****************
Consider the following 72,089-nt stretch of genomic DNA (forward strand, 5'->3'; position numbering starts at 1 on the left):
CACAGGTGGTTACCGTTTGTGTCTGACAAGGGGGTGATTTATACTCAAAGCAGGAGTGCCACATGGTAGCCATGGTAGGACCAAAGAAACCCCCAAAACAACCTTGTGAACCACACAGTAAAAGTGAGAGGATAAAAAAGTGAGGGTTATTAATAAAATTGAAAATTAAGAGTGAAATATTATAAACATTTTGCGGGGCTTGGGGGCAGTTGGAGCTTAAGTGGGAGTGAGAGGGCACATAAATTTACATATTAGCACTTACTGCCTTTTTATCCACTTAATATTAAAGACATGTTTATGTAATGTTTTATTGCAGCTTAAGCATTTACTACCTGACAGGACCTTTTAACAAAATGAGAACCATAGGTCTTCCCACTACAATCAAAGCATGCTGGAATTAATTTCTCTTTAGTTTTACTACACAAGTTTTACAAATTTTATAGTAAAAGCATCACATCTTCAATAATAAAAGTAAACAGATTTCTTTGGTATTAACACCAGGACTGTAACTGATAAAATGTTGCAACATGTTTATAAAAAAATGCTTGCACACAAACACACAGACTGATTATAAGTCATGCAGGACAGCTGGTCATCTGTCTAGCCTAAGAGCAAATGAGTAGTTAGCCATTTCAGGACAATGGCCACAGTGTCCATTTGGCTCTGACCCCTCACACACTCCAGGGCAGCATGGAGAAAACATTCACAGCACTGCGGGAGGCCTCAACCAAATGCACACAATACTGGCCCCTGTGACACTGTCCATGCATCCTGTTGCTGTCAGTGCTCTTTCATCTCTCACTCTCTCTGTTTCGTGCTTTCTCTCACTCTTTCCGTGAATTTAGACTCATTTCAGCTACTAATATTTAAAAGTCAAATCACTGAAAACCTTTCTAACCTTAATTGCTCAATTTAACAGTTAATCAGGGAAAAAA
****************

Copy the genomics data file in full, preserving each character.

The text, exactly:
Consider the following 72,089-nt stretch of genomic DNA (forward strand, 5'->3'; position numbering starts at 1 on the left):
CACAGGTGGTTACCGTTTGTGTCTGACAAGGGGGTGATTTATACTCAAAGCAGGAGTGCCACATGGTAGCCATGGTAGGACCAAAGAAACCCCCAAAACAACCTTGTGAACCACACAGTAAAAGTGAGAGGATAAAAAAGTGAGGGTTATTAATAAAATTGAAAATTAAGAGTGAAATATTATAAACATTTTGCGGGGCTTGGGGGCAGTTGGAGCTTAAGTGGGAGTGAGAGGGCACATAAATTTACATATTAGCACTTACTGCCTTTTTATCCACTTAATATTAAAGACATGTTTATGTAATGTTTTATTGCAGCTTAAGCATTTACTACCTGACAGGACCTTTTAACAAAATGAGAACCATAGGTCTTCCCACTACAATCAAAGCATGCTGGAATTAATTTCTCTTTAGTTTTACTACACAAGTTTTACAAATTTTATAGTAAAAGCATCACATCTTCAATAATAAAAGTAAACAGATTTCTTTGGTATTAACACCAGGACTGTAACTGATAAAATGTTGCAACATGTTTATAAAAAAATGCTTGCACACAAACACACAGACTGATTATAAGTCATGCAGGACAGCTGGTCATCTGTCTAGCCTAAGAGCAAATGAGTAGTTAGCCATTTCAGGACAATGGCCACAGTGTCCATTTGGCTCTGACCCCTCACACACTCCAGGGCAGCATGGAGAAAACATTCACAGCACTGCGGGAGGCCTCAACCAAATGCACACAATACTGGCCCCTGTGACACTGTCCATGCATCCTGTTGCTGTCAGTGCTCTTTCATCTCTCACTCTCTCTGTTTCGTGCTTTCTCTCACTCTTTCCGTGAATTTAGACTCATTTCAGCTACTAATATTTAAAAGTCAAATCACTGAAAACCTTTCTAACCTTAATTGCTCAATTTAACAGTTAATCAGGGAAAAAA